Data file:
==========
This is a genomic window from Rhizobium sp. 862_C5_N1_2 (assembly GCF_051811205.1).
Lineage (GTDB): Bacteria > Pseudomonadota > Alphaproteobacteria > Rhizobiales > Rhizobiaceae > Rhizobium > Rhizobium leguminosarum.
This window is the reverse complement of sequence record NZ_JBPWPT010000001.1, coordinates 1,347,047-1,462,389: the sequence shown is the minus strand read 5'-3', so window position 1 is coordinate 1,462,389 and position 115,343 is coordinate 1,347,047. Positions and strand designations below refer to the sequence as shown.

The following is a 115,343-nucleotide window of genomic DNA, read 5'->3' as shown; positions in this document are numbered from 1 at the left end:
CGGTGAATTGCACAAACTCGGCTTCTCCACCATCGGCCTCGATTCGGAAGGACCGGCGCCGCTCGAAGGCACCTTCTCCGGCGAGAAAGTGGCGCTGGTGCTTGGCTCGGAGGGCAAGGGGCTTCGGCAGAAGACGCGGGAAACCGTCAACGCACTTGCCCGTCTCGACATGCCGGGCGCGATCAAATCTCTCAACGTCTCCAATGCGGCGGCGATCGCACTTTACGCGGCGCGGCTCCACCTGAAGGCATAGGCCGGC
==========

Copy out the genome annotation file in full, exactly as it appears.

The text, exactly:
This is a genomic window from Rhizobium sp. 862_C5_N1_2 (assembly GCF_051811205.1).
Lineage (GTDB): Bacteria > Pseudomonadota > Alphaproteobacteria > Rhizobiales > Rhizobiaceae > Rhizobium > Rhizobium leguminosarum.
This window is the reverse complement of sequence record NZ_JBPWPT010000001.1, coordinates 1,347,047-1,462,389: the sequence shown is the minus strand read 5'-3', so window position 1 is coordinate 1,462,389 and position 115,343 is coordinate 1,347,047. Positions and strand designations below refer to the sequence as shown.

The following is a 115,343-nucleotide window of genomic DNA, read 5'->3' as shown; positions in this document are numbered from 1 at the left end:
CGGTGAATTGCACAAACTCGGCTTCTCCACCATCGGCCTCGATTCGGAAGGACCGGCGCCGCTCGAAGGCACCTTCTCCGGCGAGAAAGTGGCGCTGGTGCTTGGCTCGGAGGGCAAGGGGCTTCGGCAGAAGACGCGGGAAACCGTCAACGCACTTGCCCGTCTCGACATGCCGGGCGCGATCAAATCTCTCAACGTCTCCAATGCGGCGGCGATCGCACTTTACGCGGCGCGGCTCCACCTGAAGGCATAGGCCGGC